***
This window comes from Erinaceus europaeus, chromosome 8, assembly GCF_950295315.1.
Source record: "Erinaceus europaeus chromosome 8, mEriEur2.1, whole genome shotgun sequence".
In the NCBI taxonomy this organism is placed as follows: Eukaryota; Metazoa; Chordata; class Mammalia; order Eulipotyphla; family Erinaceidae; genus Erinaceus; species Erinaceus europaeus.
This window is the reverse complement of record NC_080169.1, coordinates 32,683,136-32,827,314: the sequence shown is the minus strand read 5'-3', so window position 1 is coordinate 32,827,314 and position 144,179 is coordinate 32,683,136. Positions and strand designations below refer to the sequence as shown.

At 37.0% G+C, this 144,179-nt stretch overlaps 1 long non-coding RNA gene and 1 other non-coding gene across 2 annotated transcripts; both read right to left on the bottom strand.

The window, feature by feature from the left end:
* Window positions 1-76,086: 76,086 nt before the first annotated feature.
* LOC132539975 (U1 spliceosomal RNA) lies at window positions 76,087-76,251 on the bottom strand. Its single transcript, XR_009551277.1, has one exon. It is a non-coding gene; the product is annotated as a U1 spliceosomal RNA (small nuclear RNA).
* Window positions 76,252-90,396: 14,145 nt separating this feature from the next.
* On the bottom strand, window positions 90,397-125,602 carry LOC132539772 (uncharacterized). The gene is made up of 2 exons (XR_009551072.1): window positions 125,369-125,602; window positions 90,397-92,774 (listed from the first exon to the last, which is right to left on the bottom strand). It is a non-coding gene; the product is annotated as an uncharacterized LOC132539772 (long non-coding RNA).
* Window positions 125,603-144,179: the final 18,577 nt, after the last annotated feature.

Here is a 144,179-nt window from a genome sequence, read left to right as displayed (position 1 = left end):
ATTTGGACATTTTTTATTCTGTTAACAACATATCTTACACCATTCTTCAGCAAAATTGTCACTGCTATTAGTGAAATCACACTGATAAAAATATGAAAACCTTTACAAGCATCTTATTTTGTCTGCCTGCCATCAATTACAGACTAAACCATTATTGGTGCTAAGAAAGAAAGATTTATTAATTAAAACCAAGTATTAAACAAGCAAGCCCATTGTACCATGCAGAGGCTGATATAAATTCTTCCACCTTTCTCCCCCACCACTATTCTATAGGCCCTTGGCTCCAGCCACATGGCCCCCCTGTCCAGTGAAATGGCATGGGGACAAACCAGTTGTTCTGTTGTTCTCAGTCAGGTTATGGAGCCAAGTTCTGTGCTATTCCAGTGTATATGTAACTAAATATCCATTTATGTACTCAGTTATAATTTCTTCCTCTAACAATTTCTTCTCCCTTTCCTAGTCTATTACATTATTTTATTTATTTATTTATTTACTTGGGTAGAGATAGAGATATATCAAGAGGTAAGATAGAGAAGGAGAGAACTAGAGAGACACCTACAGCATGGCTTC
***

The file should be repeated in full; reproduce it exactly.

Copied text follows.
This window comes from Erinaceus europaeus, chromosome 8, assembly GCF_950295315.1.
Source record: "Erinaceus europaeus chromosome 8, mEriEur2.1, whole genome shotgun sequence".
In the NCBI taxonomy this organism is placed as follows: Eukaryota; Metazoa; Chordata; class Mammalia; order Eulipotyphla; family Erinaceidae; genus Erinaceus; species Erinaceus europaeus.
This window is the reverse complement of record NC_080169.1, coordinates 32,683,136-32,827,314: the sequence shown is the minus strand read 5'-3', so window position 1 is coordinate 32,827,314 and position 144,179 is coordinate 32,683,136. Positions and strand designations below refer to the sequence as shown.

At 37.0% G+C, this 144,179-nt stretch overlaps 1 long non-coding RNA gene and 1 other non-coding gene across 2 annotated transcripts; both read right to left on the bottom strand.

The window, feature by feature from the left end:
* Window positions 1-76,086: 76,086 nt before the first annotated feature.
* LOC132539975 (U1 spliceosomal RNA) lies at window positions 76,087-76,251 on the bottom strand. Its single transcript, XR_009551277.1, has one exon. It is a non-coding gene; the product is annotated as a U1 spliceosomal RNA (small nuclear RNA).
* Window positions 76,252-90,396: 14,145 nt separating this feature from the next.
* On the bottom strand, window positions 90,397-125,602 carry LOC132539772 (uncharacterized). The gene is made up of 2 exons (XR_009551072.1): window positions 125,369-125,602; window positions 90,397-92,774 (listed from the first exon to the last, which is right to left on the bottom strand). It is a non-coding gene; the product is annotated as an uncharacterized LOC132539772 (long non-coding RNA).
* Window positions 125,603-144,179: the final 18,577 nt, after the last annotated feature.

Here is a 144,179-nt window from a genome sequence, read left to right as displayed (position 1 = left end):
ATTTGGACATTTTTTATTCTGTTAACAACATATCTTACACCATTCTTCAGCAAAATTGTCACTGCTATTAGTGAAATCACACTGATAAAAATATGAAAACCTTTACAAGCATCTTATTTTGTCTGCCTGCCATCAATTACAGACTAAACCATTATTGGTGCTAAGAAAGAAAGATTTATTAATTAAAACCAAGTATTAAACAAGCAAGCCCATTGTACCATGCAGAGGCTGATATAAATTCTTCCACCTTTCTCCCCCACCACTATTCTATAGGCCCTTGGCTCCAGCCACATGGCCCCCCTGTCCAGTGAAATGGCATGGGGACAAACCAGTTGTTCTGTTGTTCTCAGTCAGGTTATGGAGCCAAGTTCTGTGCTATTCCAGTGTATATGTAACTAAATATCCATTTATGTACTCAGTTATAATTTCTTCCTCTAACAATTTCTTCTCCCTTTCCTAGTCTATTACATTATTTTATTTATTTATTTATTTACTTGGGTAGAGATAGAGATATATCAAGAGGTAAGATAGAGAAGGAGAGAACTAGAGAGACACCTACAGCATGGCTTC